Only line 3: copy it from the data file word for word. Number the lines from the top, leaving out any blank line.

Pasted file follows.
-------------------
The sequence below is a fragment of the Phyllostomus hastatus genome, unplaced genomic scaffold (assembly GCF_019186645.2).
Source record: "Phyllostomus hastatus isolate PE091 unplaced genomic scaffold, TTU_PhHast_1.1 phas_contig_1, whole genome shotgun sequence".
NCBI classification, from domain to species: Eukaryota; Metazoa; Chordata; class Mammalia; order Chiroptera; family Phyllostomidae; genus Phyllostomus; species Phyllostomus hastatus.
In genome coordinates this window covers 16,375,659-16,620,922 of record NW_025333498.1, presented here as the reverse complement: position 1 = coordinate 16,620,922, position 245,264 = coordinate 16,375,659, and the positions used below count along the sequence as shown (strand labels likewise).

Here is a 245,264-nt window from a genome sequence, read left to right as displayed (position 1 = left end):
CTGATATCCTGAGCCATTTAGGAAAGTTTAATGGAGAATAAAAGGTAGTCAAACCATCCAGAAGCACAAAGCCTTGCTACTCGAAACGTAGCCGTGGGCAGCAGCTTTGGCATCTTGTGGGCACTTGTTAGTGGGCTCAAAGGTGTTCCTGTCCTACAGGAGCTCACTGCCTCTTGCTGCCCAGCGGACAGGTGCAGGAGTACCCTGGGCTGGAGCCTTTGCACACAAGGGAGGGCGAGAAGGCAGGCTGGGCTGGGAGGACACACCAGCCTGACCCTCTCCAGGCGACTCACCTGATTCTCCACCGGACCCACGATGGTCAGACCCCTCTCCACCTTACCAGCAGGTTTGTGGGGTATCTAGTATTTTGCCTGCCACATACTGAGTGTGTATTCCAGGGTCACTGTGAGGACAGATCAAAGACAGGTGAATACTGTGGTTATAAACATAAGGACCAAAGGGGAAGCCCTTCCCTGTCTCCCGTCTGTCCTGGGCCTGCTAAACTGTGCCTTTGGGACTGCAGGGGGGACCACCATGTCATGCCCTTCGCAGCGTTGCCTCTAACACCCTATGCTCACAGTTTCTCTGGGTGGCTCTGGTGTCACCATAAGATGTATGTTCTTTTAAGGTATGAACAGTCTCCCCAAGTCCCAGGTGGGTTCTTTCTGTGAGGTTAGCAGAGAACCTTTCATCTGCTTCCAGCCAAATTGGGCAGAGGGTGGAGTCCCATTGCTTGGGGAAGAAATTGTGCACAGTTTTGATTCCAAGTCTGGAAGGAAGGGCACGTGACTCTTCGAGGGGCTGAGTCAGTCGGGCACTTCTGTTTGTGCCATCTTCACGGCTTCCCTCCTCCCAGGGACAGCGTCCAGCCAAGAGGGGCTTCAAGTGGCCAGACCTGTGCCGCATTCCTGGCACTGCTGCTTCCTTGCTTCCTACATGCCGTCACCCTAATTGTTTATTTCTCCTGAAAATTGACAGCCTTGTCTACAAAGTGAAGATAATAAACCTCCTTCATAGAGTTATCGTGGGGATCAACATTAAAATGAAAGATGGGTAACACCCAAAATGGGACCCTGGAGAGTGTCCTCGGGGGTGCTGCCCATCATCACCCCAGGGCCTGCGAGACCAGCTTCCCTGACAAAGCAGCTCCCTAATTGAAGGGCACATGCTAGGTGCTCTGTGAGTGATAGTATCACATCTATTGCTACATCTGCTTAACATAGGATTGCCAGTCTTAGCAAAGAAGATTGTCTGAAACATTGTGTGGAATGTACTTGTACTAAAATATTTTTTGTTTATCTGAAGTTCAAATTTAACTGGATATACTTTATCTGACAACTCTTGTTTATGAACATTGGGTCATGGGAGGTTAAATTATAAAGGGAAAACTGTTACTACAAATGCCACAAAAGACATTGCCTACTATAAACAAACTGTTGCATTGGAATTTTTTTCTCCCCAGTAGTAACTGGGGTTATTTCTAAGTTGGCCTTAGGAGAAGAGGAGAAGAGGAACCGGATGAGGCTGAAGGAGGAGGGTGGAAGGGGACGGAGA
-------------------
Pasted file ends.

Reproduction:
NCBI classification, from domain to species: Eukaryota; Metazoa; Chordata; class Mammalia; order Chiroptera; family Phyllostomidae; genus Phyllostomus; species Phyllostomus hastatus.